Source: Pew Research Center
Decades after internet access became widely available, Pew Research Center surveys show that about a tenth of American adults (12%) remain offline. But what happens when some of them take the plunge and connect? A new analysis provides a glimpse of the online behaviors of those who are new to the internet.
The Center provided internet-connected tablet computers to 112 people who are members of our American Trends Panel.These panelists, who previously received our surveys through the mail, had never used the internet under any circumstances. This change allowed these respondents to become internet users if they wished by using the tablets for online activities other than taking surveys.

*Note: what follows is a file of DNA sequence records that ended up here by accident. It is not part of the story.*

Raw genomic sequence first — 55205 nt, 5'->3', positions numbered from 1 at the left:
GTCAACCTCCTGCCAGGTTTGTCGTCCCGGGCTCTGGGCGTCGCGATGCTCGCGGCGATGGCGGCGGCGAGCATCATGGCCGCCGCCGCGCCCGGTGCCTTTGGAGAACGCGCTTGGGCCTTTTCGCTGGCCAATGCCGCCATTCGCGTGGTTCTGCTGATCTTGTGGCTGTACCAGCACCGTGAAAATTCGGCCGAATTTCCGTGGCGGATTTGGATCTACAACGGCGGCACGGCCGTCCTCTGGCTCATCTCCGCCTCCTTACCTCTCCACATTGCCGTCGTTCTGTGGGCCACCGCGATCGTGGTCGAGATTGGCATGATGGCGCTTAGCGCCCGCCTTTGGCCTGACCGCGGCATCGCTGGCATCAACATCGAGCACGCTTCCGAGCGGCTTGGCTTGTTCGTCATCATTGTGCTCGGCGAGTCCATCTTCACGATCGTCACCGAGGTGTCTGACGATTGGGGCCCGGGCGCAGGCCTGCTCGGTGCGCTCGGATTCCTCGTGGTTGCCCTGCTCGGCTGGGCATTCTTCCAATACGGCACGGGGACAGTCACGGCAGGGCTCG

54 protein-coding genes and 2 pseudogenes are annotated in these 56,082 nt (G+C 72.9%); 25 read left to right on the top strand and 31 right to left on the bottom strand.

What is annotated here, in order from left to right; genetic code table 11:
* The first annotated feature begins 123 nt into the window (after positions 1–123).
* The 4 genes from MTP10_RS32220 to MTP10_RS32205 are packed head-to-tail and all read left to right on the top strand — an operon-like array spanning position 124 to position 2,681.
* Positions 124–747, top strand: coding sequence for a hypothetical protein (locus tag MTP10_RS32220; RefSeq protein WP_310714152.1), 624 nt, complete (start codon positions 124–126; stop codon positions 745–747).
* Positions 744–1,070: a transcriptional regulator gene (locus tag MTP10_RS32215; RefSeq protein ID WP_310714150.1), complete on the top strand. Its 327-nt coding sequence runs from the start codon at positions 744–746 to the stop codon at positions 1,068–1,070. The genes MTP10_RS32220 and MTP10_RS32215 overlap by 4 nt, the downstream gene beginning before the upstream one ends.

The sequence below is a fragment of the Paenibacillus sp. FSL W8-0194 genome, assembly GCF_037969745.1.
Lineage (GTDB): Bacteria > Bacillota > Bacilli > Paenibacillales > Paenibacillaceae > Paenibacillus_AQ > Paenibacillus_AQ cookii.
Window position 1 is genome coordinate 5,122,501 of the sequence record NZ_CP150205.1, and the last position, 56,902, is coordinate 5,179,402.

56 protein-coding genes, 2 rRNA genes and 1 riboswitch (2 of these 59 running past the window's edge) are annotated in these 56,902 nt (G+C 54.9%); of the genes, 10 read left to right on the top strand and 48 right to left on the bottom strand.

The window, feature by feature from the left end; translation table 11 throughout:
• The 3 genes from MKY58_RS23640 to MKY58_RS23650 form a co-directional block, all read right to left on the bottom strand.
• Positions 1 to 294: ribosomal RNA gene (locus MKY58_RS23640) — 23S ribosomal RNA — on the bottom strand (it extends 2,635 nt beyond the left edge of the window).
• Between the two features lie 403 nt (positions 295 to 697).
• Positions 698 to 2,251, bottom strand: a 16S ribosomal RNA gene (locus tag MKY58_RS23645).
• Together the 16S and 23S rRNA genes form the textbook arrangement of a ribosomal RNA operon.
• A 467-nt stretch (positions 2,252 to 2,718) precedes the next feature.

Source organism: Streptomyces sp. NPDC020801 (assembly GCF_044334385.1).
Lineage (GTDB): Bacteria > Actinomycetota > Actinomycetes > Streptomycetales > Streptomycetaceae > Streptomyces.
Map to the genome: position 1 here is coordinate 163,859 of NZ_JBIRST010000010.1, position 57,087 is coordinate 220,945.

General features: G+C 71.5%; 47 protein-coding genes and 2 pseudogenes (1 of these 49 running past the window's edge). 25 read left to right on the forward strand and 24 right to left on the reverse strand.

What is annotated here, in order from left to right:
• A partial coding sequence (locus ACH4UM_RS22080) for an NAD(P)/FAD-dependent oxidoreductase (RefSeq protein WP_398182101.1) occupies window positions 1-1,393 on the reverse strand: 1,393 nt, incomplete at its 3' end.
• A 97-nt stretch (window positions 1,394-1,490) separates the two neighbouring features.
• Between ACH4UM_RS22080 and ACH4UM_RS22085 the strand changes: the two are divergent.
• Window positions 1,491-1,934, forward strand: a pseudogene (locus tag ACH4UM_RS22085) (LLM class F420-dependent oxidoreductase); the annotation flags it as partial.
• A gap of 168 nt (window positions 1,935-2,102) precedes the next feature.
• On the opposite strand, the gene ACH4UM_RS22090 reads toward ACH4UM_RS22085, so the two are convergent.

This is not a large sample. Still, these newly internet-enabled adults answered some questions that provide insight into who late adopters of the internet are, the online activities they perform and their struggles with new devices. Here is what we learned about this modest sample of new users:
For starters, having access to the internet did not lead to more online exploration for some of the people we studied. About four-in-ten (39%) reported they had used the new tablet they were given only for taking surveys and did not attempt any other online activity we queried. This is consistent with past Center findings that many non-users of the internet say they are not interested in going online because they do not want or need the technology.